Using Eye Movements to Evaluate the Effect of Total Awake Time on Attention Maintenance and Hazard Anticipation in a Driving Simulator

Malek Hamid, Gautam Divekar, Avinoam Borowsky, Donald Fisher

Research output: Chapter in Book/Report/Conference proceedingConference contribution

Abstract

Driving while sleepy or drowsy are leading contributors to road crashes. Sleepiness and drowsiness usually occur at the end of a prolonged period of time during which an individual has been awake. Although these factors have been heavily researched, it is not clear how one of their primary causes, a prolonged total awake time (TAT), might affect driving skills such as attention maintenance and hazard anticipation, two skills that are crucial for safe driving. This study investigated how these two driving skills are affected by prolonged TAT, and if so to what extent. Eighteen experienced drivers completed two driving simulator evaluation sessions: pre-test and post-test. For all participants, the pre-test occurred during the morning hours approximately one hour after waking up. For six drivers the post-test occurred in the morning (Short-TAT group), for six after lunch (Lunch group; effect of post lunch dip group), and for six early in the evening (Long-TAT group). In each session, participants were asked to navigate a simulated world that included eight scenarios: four examined drivers’ attention maintenance abilities and four examined their hazard anticipation skills. While driving, all participants’ eye behaviors were measured. The results showed that Long-TAT drivers’ attention maintenance and hazard anticipation skills were compromised. Possible implications for road safety are then discussed.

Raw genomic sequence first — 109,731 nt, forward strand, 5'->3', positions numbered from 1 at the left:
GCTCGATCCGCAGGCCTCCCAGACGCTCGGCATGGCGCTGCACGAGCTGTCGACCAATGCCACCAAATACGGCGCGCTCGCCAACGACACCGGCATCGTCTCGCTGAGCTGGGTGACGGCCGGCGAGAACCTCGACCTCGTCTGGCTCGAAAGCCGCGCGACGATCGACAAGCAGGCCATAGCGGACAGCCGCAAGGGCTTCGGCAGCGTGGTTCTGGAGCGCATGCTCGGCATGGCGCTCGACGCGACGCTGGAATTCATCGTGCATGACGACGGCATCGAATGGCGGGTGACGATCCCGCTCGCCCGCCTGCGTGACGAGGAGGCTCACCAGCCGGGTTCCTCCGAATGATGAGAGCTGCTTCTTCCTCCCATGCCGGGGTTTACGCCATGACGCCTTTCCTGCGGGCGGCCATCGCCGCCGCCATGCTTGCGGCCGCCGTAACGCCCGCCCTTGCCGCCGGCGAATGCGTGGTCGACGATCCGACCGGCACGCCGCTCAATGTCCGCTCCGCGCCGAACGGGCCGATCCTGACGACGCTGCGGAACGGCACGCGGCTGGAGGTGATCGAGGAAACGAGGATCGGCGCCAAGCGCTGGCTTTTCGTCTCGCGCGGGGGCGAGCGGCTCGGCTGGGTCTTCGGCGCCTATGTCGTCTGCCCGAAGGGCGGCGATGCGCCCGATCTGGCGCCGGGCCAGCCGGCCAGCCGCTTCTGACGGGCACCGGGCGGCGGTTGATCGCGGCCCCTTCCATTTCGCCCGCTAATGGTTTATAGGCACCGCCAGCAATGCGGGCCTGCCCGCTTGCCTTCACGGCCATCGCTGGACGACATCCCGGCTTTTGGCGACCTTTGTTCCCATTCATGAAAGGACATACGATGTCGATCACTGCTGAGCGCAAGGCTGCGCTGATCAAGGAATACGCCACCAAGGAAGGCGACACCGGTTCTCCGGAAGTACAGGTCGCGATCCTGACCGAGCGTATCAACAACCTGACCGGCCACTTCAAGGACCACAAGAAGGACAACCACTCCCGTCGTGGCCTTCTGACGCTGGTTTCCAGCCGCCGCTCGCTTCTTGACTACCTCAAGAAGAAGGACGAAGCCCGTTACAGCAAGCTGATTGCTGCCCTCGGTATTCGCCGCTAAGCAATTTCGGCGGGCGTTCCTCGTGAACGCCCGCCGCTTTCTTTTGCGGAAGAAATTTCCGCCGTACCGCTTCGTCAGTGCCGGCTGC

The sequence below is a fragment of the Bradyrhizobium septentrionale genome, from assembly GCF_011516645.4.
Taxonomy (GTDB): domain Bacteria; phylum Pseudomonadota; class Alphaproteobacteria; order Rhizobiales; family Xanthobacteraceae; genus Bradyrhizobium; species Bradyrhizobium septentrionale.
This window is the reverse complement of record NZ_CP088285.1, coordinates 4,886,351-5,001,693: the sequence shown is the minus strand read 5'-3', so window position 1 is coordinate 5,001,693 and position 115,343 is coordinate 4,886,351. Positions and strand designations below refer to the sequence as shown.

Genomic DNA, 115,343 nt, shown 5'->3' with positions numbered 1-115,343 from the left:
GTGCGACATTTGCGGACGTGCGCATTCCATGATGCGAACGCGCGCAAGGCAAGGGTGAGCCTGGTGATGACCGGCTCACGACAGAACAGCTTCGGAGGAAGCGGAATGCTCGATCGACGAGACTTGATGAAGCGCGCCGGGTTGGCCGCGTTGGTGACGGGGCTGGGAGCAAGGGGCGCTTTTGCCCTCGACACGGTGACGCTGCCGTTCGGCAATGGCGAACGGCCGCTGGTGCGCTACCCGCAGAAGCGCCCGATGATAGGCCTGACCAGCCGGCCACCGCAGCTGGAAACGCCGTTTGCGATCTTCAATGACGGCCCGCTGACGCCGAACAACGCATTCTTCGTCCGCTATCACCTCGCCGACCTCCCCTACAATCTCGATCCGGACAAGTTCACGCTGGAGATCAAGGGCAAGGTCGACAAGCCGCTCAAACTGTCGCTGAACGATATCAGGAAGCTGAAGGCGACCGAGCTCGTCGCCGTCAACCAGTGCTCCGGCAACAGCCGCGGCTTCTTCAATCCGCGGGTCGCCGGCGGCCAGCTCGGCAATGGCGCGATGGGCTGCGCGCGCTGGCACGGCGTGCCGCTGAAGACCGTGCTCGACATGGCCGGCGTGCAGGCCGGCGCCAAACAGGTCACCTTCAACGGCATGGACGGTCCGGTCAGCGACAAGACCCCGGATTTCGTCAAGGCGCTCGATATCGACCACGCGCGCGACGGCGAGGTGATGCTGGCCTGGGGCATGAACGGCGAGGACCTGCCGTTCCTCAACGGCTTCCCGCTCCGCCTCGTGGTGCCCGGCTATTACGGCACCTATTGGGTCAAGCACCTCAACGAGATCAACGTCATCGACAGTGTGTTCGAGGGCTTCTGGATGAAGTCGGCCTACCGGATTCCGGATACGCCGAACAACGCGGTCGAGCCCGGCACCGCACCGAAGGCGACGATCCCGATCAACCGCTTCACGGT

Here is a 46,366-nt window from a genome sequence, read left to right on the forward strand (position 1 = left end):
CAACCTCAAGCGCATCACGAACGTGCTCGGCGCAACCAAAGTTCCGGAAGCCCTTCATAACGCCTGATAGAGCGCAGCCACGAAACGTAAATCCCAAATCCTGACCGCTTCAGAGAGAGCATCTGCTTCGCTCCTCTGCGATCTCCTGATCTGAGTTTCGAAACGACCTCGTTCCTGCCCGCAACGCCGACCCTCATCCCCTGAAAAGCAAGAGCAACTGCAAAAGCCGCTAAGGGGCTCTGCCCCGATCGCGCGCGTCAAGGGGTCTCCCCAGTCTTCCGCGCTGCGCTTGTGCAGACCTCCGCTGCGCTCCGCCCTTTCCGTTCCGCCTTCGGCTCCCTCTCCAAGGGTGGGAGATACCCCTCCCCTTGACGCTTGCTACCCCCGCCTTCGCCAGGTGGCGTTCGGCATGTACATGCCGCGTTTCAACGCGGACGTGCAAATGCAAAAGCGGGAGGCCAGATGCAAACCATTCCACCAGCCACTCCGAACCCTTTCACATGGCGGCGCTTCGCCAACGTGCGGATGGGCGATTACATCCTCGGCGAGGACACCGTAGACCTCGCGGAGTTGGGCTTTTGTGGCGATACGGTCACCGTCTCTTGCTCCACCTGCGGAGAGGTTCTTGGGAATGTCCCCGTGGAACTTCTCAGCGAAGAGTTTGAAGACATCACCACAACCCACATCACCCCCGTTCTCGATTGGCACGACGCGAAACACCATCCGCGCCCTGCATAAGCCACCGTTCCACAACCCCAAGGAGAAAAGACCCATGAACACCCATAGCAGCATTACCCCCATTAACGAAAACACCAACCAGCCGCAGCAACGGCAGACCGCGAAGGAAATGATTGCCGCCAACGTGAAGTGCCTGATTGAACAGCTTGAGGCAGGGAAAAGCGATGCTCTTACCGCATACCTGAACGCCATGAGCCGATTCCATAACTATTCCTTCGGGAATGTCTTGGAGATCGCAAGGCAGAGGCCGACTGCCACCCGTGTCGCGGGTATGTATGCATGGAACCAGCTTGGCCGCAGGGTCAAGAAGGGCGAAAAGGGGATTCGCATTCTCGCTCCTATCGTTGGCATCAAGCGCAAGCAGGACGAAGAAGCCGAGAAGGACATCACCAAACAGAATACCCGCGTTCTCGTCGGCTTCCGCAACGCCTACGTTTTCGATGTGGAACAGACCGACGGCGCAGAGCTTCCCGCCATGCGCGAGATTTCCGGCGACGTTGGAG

Original languageAmerican English
Title of host publicationTransportation Research Board 92nd Annual Meeting
StatePublished - 2013

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